Subsection (b) of section 4 requires State Medicaid programs, as part of their required Early and Periodic Screening, Diagnosis, and Testing (EPSDT) program for children, to cover all recommended childhood vaccines, as defined in section 2144 of the Public Health Service Act. This section also requires that Medicaid payments to providers include amounts, as appropriate, to reimburse for administration of these immunizations. These amendments would be effective for quarters beginning after September 30, 1994.
Subsection (c) of section 4 provides that subsections (b) and (c) of section 2141, providing the broad authority for the Secretary to purchase recommended childhood vaccines, will cease to be in effect when those subsections are superseded or terminated by a national health care reform law.
National Vaccine Injury Compensation Program Amendments
Subsection (a) of section 5 addresses use of the Vaccine Injury Compensation Trust Fund. It amends the Internal Revenue Code to allow payments from the Trust Fund for compensable injuries from vaccines administered on or after October 1, 1992. Under current law, payments are no longer authorized if the vaccine was administered after September 30, 1992. This subsection also amends the Omnibus Budget Reconciliation Act of 1989 to authorize appropriations from the Trust Fund for years after fiscal year 1992 (the latest year specified in the current law authorization) for administrative costs of the Departments of Justice and Health and Human Services, and for the United States Court of Federal Claims, to carry out the National Vaccine Injury Compensation Program. The annual authorization for each of those agencies is increased from $2.5 to $3 million to reflect the responsibilities attendant on adding additional vaccines to the program.
Subsection (b) of section 5 contains amendments related to the permanent extension and reinstatement of the vaccine excise tax. Subsection (b) repeals the Internal Revenue Code provision that authorizes the Secretary of the Treasury to terminate the vaccine excise tax. This provision also provides for reinstatement of the excise tax (which was terminated at the end of 1992) beginning on April 2, 1993.
Subsection (c) of section 5 relates to amendment of the Vaccine Injury Table. Subsection (c) adds a new section 2114(f) to the Public Health Service Act. The new subsection states that any vaccine recommended for universal administration to children by the Secretary would be included on the Vaccine Injury Table established by section 2114(a). This occurs by operation of law and no further administrative or legislative action would be needed. Although no conditions would be provided initially on the Table for the new vaccines, petitioners would be able to prevail on a petition for compensation by showing, by a preponderance of the evidence, that the vaccine in fact caused the alleged injury. The Secretary would have authority with respect to any vaccine so added to modify the Table, as may be done under current law with respect to vaccines on the original Table, but only in accordance with the notice, hearing, and comment procedures, and other authorities and limitations contained in section 2114(c).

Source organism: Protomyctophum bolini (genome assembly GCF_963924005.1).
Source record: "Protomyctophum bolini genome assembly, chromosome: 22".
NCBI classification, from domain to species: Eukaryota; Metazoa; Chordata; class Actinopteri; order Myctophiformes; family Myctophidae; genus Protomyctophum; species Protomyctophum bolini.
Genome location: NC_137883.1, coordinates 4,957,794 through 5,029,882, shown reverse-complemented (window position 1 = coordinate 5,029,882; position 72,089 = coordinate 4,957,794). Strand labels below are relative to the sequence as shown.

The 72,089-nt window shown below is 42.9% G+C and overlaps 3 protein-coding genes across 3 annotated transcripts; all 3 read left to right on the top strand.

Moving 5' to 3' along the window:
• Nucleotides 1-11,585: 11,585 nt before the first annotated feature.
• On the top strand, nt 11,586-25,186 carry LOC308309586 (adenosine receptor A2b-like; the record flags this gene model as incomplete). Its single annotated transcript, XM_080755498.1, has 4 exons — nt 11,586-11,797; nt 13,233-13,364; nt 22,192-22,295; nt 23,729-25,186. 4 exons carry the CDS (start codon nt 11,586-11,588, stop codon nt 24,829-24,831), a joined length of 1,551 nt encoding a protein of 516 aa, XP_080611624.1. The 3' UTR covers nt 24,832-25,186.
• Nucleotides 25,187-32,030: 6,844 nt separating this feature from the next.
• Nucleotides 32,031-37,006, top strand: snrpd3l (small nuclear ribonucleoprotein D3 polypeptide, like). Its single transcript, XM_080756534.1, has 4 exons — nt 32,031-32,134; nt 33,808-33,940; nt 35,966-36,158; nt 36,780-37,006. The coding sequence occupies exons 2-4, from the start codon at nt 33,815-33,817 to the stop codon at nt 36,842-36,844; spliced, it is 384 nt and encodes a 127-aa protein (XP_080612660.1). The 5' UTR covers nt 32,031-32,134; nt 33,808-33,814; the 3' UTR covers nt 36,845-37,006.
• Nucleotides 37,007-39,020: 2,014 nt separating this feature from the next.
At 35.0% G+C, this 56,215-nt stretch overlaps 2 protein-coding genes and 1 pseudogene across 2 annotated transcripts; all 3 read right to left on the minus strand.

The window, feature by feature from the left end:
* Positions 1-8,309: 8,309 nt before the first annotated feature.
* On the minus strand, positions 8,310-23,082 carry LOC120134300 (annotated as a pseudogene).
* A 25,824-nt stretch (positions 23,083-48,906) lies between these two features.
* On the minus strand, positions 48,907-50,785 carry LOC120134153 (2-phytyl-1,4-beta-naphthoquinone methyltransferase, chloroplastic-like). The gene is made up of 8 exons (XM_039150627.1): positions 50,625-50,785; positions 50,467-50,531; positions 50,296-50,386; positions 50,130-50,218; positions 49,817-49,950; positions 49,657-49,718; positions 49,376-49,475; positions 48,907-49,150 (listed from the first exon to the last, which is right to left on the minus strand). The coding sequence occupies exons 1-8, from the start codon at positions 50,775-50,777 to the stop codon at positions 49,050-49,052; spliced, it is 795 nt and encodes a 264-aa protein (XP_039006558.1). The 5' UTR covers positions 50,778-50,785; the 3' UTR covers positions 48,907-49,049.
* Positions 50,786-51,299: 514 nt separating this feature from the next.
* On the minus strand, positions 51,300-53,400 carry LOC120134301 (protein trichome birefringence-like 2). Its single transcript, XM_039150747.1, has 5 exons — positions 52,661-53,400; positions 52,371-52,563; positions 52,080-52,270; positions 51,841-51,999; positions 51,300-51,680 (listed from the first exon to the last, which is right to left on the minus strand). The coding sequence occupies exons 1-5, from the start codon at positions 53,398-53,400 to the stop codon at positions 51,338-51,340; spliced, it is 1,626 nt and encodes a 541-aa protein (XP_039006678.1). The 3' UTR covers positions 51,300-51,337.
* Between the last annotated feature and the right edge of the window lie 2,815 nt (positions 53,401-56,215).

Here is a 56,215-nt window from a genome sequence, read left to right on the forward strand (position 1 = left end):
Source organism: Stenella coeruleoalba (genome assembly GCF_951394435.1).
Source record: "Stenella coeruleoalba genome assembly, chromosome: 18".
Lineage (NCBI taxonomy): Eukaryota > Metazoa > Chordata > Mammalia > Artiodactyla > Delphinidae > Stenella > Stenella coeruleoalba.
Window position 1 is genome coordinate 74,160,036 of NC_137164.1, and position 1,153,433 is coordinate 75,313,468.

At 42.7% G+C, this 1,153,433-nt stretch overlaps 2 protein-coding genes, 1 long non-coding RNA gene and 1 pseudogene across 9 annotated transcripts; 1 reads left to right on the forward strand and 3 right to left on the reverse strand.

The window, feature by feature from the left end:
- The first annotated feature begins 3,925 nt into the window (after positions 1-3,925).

Subsection (d) of section 5 allows the chief special master to suspend proceedings on petitions for up to 30 months, rather than the 540 days (18 months) in current law. This authority applies to the retrospective claims and is in addition to suspensions permitted under other provisions of the law.
Subsection (e) makes amendments intended to simplify vaccine information materials. Subsection (e) amends section 2126 of the Public Health Service Act, which requires the development and distribution of vaccine information materials. The amendments are designed to expedite the process of formulating and revising the materials, and to allow the simplification of their content. To achieve these objectives--
Additionally, the introductory language of section 2126(c) (describing the content of the vaccine information materials) is amended to require that the materials provided be based on available data and information.
Finally, paragraph (3) amends section 2126(d) at each appropriate place to require the furnishing of materials to any individual (not just the representative of a child) receiving a listed vaccine. Under paragraph (4), the health care provider would supplement the written materials with visual presentations or oral explanations in appropriate cases.
Funding for Child Immunization Program
Section 6(a) directs the establishment and maintenance of a
Comprehensive Child Immunization Account in the United States
Treasury. The sources of revenue that will be deposited into the
Comprehensive Child Immunization Account will be identified in
legislation for broad-based reform of the national health care
system when it is submitted to the Congress by the President in
May. (The amounts in the Account will be available to the
Secretary of Health and Human Services to carry out the timelimited
program under which recommended childhood vaccines are
purchased and distributed.)
The effect of this proposal is:
Fiscal Years (in millions of dollars) 1994 1995 1996 1997 1998 1994-1998 Outlays 1,074 1,164 1,268 1,194 4,700 Revenues 1,074 1,164 1,268 1,194 4,700 The program of universal vaccine purchase and distribution
contained in the Comprehensive Child Immunization Act of 1993 would increase direct spending and therefore is subject to the pay-as-you-go requirement of the Omnibus Budget Reconciliation Act of 1990.
The sources of revenue to pay for the direct spending increases contained in the bill will be identified in the President's legislation for broad-based reform of the national health care system when it is submitted to the Congress in May.
Accordingly, the pay-as-you-go cost is zero.